In the concluding Chapter 7, this process is related to people’s descriptions of the festivals’ value as collective work – work that fosters empathy and camaraderie. Such efforts are seen as an expression of trabajo cultural (cultural work) in and around Peguche. Latta goes on to demonstrate how ‘cultural work’ has flourished at a time when increased wealth and mobility has become a part of the lives of an increasing number of Peguche’s residents – and how these forms of ethical work have themselves become a way for people to reflect upon these changes. Whilst today’s levels of prosperity have undeniably ushered in increasingly sharp divisions and disparities that cannot be ignored, by also paying close attention to the moral outlook of merchants and the predicaments they face, we are presented with nuanced and incisive ideas about the choices people make in turbulent times, and how visions for the future are pursued collectively.
As well as drawing us into emotional and immersive fieldwork experiences, Latta’s thesis directly tackles polarising approaches that expand upon the confrontation of supposedly distinct and opposing ethics (the practices and values attached to subsistence production on the one hand, and those necessary to success in entrepreneurial activity, the market economy and urban life on the other). Doing so clearly recognises how fixed and suspiciously neat analytical oppositions tend to limit our understanding and appreciation of people’s lived experiences. We also see, however, the ways in which persistent racialized hierarchies in wider society perpetuate such divisions, and inevitably play a part in shaping the moral experiences of many indigenous people in Ecuador, including Latta’s merchant friends.
Regionally, this thesis enters an established body of work on the dynamics of social change, cultural renaissance, transnational migration and economic growth among indigenous people in the Otavalo area. Nonetheless, it delivers a fresh perspective on issues including political protest, indigenous ritual and revival, and the morally fraught complexities of communal life. To do this it brings together and utilizes analytical tools that would be of use in studies of intensified forms of difference (along lines of work, consumption, food, language, lifestyle, housing, relations with the past) experienced elsewhere within indigenous communities across the Andes. It would also be of interest to researchers working in two further thematic areas addressed through studies conducted elsewhere in the world. The first is literature on the prominent issues associated with a growing number of people being identified as middle class in many countries across the Global South. The second is literature addressing current debates on the ‘anthropology of the good’ and its relation to questions of value – how certain social values are pursued through particular actions, and how those actions in turn create social value.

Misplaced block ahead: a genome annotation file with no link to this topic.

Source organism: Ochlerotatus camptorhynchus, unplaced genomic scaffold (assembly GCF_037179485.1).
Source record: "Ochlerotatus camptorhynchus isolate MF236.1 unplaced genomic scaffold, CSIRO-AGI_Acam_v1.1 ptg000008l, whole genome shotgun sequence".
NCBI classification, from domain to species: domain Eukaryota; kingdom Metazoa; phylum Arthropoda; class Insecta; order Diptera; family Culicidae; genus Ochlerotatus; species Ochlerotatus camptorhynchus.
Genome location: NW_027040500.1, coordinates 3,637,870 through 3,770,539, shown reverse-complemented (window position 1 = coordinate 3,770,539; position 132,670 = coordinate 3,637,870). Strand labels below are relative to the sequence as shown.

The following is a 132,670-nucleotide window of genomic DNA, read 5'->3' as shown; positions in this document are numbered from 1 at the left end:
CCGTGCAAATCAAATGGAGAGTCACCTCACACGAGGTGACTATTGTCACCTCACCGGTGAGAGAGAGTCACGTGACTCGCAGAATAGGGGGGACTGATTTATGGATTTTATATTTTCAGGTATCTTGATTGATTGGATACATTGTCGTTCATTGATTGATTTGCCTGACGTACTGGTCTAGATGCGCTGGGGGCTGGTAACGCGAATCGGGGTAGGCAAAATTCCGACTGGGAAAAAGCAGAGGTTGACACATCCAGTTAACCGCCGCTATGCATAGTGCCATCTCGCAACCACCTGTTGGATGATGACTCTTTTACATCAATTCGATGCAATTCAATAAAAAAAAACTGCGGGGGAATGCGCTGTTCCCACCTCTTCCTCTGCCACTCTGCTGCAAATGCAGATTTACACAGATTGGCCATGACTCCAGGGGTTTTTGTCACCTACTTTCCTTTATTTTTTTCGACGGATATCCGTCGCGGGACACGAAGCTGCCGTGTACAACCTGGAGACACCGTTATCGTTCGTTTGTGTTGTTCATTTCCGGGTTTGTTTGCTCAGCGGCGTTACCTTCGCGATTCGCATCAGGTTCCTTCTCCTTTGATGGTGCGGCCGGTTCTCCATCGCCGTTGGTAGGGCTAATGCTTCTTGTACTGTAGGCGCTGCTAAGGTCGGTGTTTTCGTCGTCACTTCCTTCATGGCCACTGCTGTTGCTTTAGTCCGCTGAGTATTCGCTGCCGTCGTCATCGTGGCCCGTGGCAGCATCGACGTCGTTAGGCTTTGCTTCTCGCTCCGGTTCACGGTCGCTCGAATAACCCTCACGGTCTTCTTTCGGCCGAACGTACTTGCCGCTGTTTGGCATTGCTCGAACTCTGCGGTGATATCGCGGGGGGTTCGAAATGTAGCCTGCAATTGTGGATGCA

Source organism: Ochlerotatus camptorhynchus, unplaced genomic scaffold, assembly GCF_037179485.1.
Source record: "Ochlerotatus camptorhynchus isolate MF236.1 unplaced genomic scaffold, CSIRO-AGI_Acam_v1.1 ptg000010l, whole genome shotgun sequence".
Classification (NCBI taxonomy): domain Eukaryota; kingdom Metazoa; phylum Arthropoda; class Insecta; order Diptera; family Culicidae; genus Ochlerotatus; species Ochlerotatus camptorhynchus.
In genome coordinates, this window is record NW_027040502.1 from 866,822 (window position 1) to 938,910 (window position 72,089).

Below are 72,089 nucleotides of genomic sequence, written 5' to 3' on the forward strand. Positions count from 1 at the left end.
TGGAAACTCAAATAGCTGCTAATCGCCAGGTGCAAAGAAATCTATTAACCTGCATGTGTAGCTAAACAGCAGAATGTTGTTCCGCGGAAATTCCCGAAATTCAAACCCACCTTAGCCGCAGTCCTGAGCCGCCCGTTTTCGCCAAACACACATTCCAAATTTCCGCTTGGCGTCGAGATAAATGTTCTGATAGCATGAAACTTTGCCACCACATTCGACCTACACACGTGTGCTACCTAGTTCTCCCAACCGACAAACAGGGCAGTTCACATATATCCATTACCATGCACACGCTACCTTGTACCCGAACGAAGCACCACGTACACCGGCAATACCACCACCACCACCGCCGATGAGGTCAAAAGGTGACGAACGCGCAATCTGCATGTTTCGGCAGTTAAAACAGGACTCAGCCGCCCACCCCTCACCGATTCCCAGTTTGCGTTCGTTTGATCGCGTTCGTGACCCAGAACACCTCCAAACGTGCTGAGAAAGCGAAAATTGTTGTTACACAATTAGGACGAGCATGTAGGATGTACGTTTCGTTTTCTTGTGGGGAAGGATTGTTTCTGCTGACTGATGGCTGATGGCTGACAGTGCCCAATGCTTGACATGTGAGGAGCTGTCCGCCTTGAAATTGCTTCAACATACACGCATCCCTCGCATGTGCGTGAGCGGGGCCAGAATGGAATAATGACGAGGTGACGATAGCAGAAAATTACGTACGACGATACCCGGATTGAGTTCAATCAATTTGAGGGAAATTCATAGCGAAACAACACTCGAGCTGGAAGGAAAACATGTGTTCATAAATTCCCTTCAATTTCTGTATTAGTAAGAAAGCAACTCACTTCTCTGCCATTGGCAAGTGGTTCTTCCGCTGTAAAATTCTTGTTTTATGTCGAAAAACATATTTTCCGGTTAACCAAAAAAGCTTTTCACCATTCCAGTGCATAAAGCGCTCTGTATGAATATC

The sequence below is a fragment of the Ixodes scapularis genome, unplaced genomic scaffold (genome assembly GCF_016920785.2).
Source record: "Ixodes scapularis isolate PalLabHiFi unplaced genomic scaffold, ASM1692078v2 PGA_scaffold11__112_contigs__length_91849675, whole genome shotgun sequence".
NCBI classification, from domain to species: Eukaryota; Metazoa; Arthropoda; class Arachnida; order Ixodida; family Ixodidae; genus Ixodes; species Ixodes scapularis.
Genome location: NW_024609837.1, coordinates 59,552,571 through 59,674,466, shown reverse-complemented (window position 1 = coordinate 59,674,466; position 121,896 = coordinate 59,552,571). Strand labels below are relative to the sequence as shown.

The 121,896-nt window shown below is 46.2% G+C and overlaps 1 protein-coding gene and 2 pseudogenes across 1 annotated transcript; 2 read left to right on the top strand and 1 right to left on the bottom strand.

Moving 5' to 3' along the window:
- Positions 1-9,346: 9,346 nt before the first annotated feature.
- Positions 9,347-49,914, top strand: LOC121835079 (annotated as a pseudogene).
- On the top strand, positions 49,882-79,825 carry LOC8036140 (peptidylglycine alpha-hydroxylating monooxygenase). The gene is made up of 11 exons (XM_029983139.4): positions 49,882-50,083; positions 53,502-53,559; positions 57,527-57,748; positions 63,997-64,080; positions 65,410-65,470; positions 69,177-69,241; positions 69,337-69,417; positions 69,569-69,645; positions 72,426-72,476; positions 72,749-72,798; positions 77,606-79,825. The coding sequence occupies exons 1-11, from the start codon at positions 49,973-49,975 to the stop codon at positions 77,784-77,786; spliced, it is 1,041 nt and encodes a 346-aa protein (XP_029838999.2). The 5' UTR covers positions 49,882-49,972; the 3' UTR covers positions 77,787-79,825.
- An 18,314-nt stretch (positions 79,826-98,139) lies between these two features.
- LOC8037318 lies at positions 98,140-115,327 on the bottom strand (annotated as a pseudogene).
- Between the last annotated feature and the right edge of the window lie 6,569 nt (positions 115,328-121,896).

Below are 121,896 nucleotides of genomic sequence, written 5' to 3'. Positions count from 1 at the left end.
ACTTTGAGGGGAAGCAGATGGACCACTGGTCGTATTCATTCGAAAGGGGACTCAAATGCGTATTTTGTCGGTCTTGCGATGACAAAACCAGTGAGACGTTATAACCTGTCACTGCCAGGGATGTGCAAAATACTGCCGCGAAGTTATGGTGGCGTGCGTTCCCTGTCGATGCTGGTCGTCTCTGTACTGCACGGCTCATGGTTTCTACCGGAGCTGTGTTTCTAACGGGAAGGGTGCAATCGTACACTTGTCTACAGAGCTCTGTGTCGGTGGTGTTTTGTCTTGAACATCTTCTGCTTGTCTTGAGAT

This complements, for example, Michael Lambek’s work on the everyday (or ‘ordinary’) nature of ethical action – and how moral experiences are both a formative and pervasive aspect of social action (not least in the deliberate settings of ‘cultural work’ and markedly indigenous commerce). Equally, there are fruitful connections to be made with practitioners linked to an ‘anthropology of the good’ – among them Joel Robbins (cited in the thesis to further develop responses to the objectification of cultural systems, among other ideas) and an examination of how people seek moral resolution, particularly in fraught moments of social change. Latta’s thesis, then, offers revealing insights into Otavaleño life and livelihoods and a vivid account of the moral issues at play, and engages with current anthropological debates on morality, economic change and indigeneity.
Doctoral Researcher: Social Anthropology
University of Edinburgh, U.K.
Ethnographic field research conducted over three years of intermittent residence in the Otavalo area
Collaborative documentary filmmaking
In-depth accounts of a range of regional festivals and cultural events
Ethnographic reflection on an active role in the planning committee of Pawkar Raymi
Princeton University. 2011. 248 pp. Primary Adviser: João Biehl.
Image: Photograph by Kristine Latta.